IQ 테스트는 특수교육이 필요한 사람들을 구분하기 시작했지만 사람들의 등급을 나누는 목적으로 오용되었다. IQ 테스트는 사람의 일반적인 지능과 잠재력을 평가할 수 없다.

In 1905, psychologists Alfred Binet and Théodore Simon designed a test to determine which children required individualized attention in France. Their method formed the basis of the IQ test.

In the late 19th century, researchers hypothesized that general intelligence could be measured by cognitive abilities like verbal reasoning, working memory, and visual-spatial skills.

Simon and Binet designed a set of tests to measure each of these abilities and combine them into a single score. Dividing someone’s score by their age and multiplying the result by 100 yielded the intelligence quotient or IQ.

Today, a score of 100 represents the average of a sample population, with 68% of the population scoring within 15 points of 100. They believe that the evaluated skills would reflect general intelligence. But, there’s no single agreed-upon definition of general intelligence.

What started for students who needed academic help quickly became used to sort people in other ways, often in deeply flawed ideologies.

One of the first large-scale implementations of IQ tests occurred in the United States during WWI. The military used it to sort recruits and screen them for officer training. At that time, many believed eugenics, the idea that desirable and undesirable genetic traits could and should be controlled in humans through selective breeding. The idea that intelligence was not only fixed and inherited, but also linked to a person’s race caused many problems.

Without considering that many of the recruits tested for the military were new immigrants to the United States who lacked formal education or English language exposure, scientists created an erroneous intelligence hierarchy of ethnic groups.

In 1924, the state of Virginia allowed for the forced sterilization of people with low IQ scores. In Nazi Germany, the government authorized the murder of children based on low IQ.

Following the Holocaust and the Civil Rights Movement, the discriminatory uses of IQ tests were challenged on both moral and scientific grounds.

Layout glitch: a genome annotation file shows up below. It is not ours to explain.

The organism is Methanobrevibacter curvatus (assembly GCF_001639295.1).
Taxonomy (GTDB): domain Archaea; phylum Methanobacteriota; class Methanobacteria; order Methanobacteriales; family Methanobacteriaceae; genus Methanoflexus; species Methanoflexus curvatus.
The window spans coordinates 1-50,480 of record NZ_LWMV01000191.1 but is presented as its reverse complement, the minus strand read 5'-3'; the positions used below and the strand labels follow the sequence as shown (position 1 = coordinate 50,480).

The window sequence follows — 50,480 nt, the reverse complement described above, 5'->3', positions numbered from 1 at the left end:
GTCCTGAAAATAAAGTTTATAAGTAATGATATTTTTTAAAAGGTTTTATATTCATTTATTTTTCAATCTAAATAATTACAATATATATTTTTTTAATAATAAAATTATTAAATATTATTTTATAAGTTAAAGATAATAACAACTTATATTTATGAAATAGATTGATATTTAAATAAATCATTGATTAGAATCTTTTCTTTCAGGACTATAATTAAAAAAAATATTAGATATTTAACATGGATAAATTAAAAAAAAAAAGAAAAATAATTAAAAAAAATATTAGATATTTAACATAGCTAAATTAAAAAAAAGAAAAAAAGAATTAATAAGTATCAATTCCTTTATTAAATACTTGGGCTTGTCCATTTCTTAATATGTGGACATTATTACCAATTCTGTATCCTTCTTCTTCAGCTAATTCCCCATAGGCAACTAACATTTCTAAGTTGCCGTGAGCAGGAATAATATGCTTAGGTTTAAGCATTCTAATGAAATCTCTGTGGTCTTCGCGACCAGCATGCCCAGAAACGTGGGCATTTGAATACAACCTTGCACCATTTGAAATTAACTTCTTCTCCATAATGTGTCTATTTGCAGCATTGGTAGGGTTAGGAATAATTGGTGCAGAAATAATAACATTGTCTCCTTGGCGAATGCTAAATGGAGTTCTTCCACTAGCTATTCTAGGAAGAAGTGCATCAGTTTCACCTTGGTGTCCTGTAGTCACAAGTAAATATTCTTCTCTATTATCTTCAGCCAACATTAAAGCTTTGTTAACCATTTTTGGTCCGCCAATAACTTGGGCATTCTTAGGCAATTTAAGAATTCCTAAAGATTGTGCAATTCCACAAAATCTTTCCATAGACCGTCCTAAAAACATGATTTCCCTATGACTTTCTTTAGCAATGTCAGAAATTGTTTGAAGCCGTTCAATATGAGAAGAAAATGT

Scientists began to gather evidence of environmental impacts on IQ. For example, new generations scored consistently higher on old tests than each previous generation. This phenomenon, known as the Flyll Effect, happened too fast to be caused by inheritance effects. Instead, it caused by environmental changes - improved education, better healthcare, and better nutrition.

In the mid-twentieth century, psychologists also tried to use IQ tests to evaluate psychiatric conditions rather than general intelligence. But today, they are no longer used to diagnose mental conditions. Because a practice later research found IQ test does not yield clinically useful information.

But a similarly questionable practice using subtest scores is still sometimes used to diagnose learning disabilities, against the advice of many experts. Psychologists around the world still use IQ tests to identify an intellectual disability, and the results can be used to determine appropriate educational support, job training, and assisted living.

IQ test results have been used to support horrific policies and scientifically baseless ideologies. That doesn’t mean the test itself is worthless - in fact, it is useful for measuring the reasoning and problem-solving skills. But that isn’t the same as measuring a person’s potential.

More and more researchers agree that a single numerical score can not categorize individuals.